Archive for April 2005

Does Your Pet Exhibit Behavioral Problems?

Does your pet exhibit behavioral problems when you are away from home? Chewing your shoes, wetting on the carpet, dirtying on the bed, pacing, barking or crying all day?

Pets are not vindictive. The cat and dog are not sitting around the table plotting the destruction of your home. Puppies have a ton of energy to burn and how else to do so but to race around the house with one end of the wallpaper in their mouth or strategically pulling all the stuffing out of your chesterfield. Meanwhile the cat is scratching the doorframes and your Macaw has managed to peel the paint from your kitchen wall. Wahoo!

The trouble lies within the language barrier. You do not speak the same language as your pets. What they would like you to know is that they are lonely. They miss you when you are gone and are bored stiff. Dogs for example, have all the same emotions as humans. Did you know that a dog’s biggest fear is abandonment? This means every time you leave for work your dog is convinced you may never return. That can be pretty stressful over an 8 to 12 hour day not to mention those four walls do not provide much entertainment, affection or exercise. It is not easy to cross those canine legs for this long to spare you of a mess either. This of course, can add to the anxiety your dog may already feel while you are away from home.

Let’s take a look at one of the most common problems you may face with your critters while you are at work for the day or away for an extended period such as vacation.

Separation Anxiety. Many social species, including dogs, exhibit distress responses when separated from their human family members. Companion dogs with separation anxiety typically eliminate, vocalize, or engage in destructive behavior when left alone. The ability to differentiate separation anxiety from other behavior problems with the same presenting complaint is essential before embarking on a treatment plan.

The behavior of the dog before, during, and after separation must be determined. Comparison of the unique behavioral profiles of each of the possible differentials will lead to an accurate diagnosis. Document behavior, times, diet, sleep patterns, moods and examine excrement. If the behavioral problem persists you will have this information to take with you to your veterinarian or behaviorist to present a clearer picture. Have your pet sitter or dog walker help with this documentation. Don’t dismiss your pet’s poor behavior as medical conditions can often lead to behavioral problems.

Many dog owners crate their canine. Although this can be a useful practice confining a dog with separation anxiety to a crate or other small area can be disastrous. Such confinement only prevents opportunities for destructive or house soiling behavior but does not lessen the dog’s anxiety. Consequently, most dogs try to get out of the crate and may break teeth or cut their faces, legs or paws trying to escape. The more anxious dog can even suffer heart failure.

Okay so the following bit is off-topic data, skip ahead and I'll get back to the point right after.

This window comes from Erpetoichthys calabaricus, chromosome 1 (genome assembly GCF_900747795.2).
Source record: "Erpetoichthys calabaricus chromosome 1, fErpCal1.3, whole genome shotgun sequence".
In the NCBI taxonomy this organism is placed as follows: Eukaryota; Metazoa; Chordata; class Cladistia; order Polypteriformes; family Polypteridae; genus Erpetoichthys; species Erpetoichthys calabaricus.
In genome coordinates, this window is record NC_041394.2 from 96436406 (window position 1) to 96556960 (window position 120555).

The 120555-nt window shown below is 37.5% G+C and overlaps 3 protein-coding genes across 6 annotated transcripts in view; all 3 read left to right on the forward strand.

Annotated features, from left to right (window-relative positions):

Tip: Dogs are generally at their most destructive within 10 minutes after you leave the house. Try waiting just outside the door and listen for the unwanted behavior. Be sure to catch the dog in the act, show the dog the object of destruction and tell him no. Offer your dog something else to work on such as a “Kong” or other fun chew toy stuffed with some peanut butter. Even freeze it to add to the challenge and fun. Don’t make a big deal out of leaving. If it is not a big deal for you it is less likely to be for the dog.

It is not helpful to punish or scold the dog for the misbehavior upon arriving home. The dog has no idea what she is being punished for, even if you show her, and can begin to anticipate the owner’s arrival with more anxiety and therefore more misbehavior. The way to dissolve such problems is to decrease the dog’s anxiety about being left alone.

Help your pets to adjust to your absence by providing lots of safe and entertaining toys to play with. Try turning on a radio so they have some “company”. Hire a Professional Pet Sitter to visit with them partway through the day. A Pet Sitter can provide some companionship, affection and exercise. Perhaps the dog could use a walk, the puppy a “mid-day break” the cat needs medication at lunchtime. This visit could help your pet to feel less lonely, less stressed and therefore less destructive. You can finally come home to enjoy your pets rather than fearing what they’ve been up to.

Planning a trip? Pets are happiest when in they remain in their own homes, in familiar surroundings. They like routine and predictability. Cats are not as independent as we once thought either. They get lonely and often exhibit anxiety or depression while their family is away. Dirtying outside the litter box, not eating, scratching upholstery or curling up on your bed for days. Small animals such as rabbits, guinea pigs and birds are also in need of affection and play. Besides anything can happen while you are away. Your pet could run out of water due to a leak or spill, could get caught in something, get hurt or sick. They are left feeling insecure.

Of course we would like to be able to take our beloved pets everywhere we go but it is not always possible nor a good idea. Make professional pet sitting part of your vacation budget. Your pet will thank you. Some Professional Pet Sitters even offer overnight pet sitting in your home. Now your pets can remain in their own environment and you can vacation with peace of mind in knowing that both your pet and your home are in good care.

When choosing a Pet Sitter be sure to ask to see a copy of pet care related certifications, references and current Insurance and Bonding for your protection. Ensure they have backup in place to care for your home and pets in an emergency. Above all you and your pets must be completely comfortable with your choice in professional pet care.